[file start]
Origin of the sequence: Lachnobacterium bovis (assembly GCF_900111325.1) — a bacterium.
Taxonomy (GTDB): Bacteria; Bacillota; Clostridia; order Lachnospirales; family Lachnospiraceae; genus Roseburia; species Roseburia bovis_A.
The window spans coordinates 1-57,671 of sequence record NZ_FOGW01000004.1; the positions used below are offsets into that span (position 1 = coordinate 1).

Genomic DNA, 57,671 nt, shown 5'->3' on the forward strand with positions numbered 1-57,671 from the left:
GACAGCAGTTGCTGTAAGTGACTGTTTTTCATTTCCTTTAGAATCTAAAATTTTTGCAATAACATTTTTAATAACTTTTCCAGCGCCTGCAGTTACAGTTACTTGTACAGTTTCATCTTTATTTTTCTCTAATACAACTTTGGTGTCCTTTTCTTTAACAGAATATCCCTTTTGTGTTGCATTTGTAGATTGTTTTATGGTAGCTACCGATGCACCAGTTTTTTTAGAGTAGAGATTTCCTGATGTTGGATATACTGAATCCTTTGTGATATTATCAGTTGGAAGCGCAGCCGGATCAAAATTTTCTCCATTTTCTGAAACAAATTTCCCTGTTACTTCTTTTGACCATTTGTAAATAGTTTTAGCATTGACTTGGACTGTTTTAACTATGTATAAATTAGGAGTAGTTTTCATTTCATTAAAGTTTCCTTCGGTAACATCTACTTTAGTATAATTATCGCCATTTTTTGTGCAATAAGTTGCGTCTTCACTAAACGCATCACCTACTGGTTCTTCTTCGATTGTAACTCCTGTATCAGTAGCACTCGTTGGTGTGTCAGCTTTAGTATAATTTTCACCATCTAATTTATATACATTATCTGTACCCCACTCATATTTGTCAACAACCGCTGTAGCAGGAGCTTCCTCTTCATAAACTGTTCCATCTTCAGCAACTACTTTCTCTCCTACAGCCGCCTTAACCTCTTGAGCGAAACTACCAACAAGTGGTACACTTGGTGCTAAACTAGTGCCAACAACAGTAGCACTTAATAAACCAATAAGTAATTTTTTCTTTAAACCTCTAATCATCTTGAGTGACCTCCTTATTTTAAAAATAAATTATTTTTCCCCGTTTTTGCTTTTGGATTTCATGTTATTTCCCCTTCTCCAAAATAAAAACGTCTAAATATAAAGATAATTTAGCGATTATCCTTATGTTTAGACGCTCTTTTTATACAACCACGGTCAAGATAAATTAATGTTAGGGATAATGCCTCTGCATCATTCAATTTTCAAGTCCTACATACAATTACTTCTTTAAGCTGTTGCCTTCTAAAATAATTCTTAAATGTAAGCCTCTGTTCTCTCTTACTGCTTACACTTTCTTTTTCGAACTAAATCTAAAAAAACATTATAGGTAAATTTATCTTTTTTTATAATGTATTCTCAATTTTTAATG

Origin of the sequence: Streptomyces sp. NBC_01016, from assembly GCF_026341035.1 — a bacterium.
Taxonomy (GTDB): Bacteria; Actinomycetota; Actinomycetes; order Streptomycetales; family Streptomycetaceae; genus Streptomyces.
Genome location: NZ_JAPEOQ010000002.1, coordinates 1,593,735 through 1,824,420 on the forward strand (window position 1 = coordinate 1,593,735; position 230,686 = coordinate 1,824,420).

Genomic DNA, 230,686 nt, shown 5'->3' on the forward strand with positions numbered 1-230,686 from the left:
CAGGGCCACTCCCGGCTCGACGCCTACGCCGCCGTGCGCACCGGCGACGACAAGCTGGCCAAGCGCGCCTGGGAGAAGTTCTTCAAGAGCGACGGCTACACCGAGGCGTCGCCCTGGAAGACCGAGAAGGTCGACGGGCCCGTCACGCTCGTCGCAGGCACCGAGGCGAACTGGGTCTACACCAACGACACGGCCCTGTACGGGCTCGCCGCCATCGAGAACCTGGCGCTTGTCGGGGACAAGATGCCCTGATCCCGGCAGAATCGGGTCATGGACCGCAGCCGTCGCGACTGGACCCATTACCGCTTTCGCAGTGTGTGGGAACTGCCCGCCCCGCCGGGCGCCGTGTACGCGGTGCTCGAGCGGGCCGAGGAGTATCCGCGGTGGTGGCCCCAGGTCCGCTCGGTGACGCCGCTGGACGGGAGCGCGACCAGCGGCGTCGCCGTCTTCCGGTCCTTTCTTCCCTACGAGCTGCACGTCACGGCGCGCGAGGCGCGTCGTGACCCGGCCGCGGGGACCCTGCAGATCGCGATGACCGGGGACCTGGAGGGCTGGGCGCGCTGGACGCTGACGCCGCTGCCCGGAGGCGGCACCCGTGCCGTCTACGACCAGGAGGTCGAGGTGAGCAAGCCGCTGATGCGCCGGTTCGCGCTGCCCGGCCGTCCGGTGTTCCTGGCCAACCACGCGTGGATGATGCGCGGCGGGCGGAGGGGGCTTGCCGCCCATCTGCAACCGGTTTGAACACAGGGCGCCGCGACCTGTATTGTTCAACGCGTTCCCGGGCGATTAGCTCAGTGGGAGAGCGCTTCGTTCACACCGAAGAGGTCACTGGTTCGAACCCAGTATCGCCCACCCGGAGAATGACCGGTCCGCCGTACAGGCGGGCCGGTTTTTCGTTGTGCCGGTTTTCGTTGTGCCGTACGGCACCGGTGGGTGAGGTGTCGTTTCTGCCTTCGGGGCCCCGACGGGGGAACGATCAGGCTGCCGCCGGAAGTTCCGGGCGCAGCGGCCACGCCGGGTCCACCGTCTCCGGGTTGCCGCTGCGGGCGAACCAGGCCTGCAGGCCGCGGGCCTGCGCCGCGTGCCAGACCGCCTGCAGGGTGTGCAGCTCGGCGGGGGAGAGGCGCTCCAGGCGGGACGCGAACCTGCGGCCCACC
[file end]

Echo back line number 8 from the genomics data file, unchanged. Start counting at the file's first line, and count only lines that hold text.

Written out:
Genome location: NZ_JAPEOQ010000002.1, coordinates 1,593,735 through 1,824,420 on the forward strand (window position 1 = coordinate 1,593,735; position 230,686 = coordinate 1,824,420).